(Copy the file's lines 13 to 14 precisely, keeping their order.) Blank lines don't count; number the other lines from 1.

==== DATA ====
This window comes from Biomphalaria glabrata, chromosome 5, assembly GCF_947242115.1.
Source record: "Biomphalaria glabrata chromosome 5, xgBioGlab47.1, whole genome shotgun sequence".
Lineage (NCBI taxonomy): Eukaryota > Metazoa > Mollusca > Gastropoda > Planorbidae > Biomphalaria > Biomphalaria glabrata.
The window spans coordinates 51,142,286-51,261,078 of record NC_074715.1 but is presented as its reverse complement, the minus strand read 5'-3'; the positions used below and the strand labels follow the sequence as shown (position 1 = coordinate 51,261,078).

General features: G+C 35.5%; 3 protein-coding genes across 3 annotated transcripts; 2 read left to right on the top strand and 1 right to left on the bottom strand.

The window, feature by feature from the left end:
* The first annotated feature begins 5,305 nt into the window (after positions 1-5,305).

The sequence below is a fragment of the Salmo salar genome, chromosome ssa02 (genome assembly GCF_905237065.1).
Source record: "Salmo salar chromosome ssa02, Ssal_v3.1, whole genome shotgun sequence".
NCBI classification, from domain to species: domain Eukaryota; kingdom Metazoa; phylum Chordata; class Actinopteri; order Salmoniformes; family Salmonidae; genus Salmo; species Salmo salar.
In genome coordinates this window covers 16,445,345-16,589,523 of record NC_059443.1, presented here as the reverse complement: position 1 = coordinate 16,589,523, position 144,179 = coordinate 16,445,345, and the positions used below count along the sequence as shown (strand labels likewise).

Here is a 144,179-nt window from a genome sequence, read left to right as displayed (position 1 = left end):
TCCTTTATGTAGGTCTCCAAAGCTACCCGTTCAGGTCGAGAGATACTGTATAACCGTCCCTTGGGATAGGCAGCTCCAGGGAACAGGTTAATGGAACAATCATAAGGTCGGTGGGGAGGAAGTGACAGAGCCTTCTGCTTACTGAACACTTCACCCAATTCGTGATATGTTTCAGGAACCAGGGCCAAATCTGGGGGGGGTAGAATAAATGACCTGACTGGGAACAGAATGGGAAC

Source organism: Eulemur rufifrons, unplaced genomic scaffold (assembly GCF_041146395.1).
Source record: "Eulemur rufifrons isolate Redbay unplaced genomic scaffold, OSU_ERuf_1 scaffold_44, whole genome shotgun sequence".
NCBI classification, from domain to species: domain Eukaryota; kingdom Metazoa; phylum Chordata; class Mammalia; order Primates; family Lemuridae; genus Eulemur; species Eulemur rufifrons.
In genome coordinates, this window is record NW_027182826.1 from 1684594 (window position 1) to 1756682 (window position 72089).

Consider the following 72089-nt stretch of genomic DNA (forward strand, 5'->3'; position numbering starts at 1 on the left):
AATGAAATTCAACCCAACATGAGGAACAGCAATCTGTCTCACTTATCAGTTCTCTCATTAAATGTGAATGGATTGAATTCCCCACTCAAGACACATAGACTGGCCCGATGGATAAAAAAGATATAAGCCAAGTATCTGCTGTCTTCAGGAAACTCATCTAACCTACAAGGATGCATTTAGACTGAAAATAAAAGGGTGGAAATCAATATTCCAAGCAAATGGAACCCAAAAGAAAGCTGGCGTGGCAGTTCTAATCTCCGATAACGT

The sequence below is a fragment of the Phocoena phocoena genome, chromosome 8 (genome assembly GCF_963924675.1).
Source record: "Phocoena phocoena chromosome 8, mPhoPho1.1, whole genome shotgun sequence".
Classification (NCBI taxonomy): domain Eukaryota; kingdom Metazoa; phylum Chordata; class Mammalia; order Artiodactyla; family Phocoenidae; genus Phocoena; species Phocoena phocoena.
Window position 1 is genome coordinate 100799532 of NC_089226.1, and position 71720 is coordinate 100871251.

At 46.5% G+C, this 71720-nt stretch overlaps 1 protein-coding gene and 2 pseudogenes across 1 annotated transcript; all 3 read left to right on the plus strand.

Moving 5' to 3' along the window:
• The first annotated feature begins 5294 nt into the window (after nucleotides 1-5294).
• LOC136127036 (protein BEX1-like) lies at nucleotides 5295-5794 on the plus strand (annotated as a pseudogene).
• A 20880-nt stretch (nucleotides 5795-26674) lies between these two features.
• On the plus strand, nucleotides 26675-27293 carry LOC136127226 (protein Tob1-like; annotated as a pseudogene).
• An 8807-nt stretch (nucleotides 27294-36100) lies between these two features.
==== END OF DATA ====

TCCTTTATGTAGGTCTCCAAAGCTACCCGTTCAGGTCGAGAGATACTGTATAACCGTCCCTTGGGATAGGCAGCTCCAGGGAACAGGTTAATGGAACAATCATAAGGTCGGTGGGGAGGAAGTGACAGAGCCTTCTGCTTACTGAACACTTCACCCAATTCGTGATATGTTTCAGGAACCAGGGCCAAATCTGGGGGGGGTAGAATAAATGACCTGACTGGGAACAGAATGGGAAC

Source organism: Eulemur rufifrons, unplaced genomic scaffold (assembly GCF_041146395.1).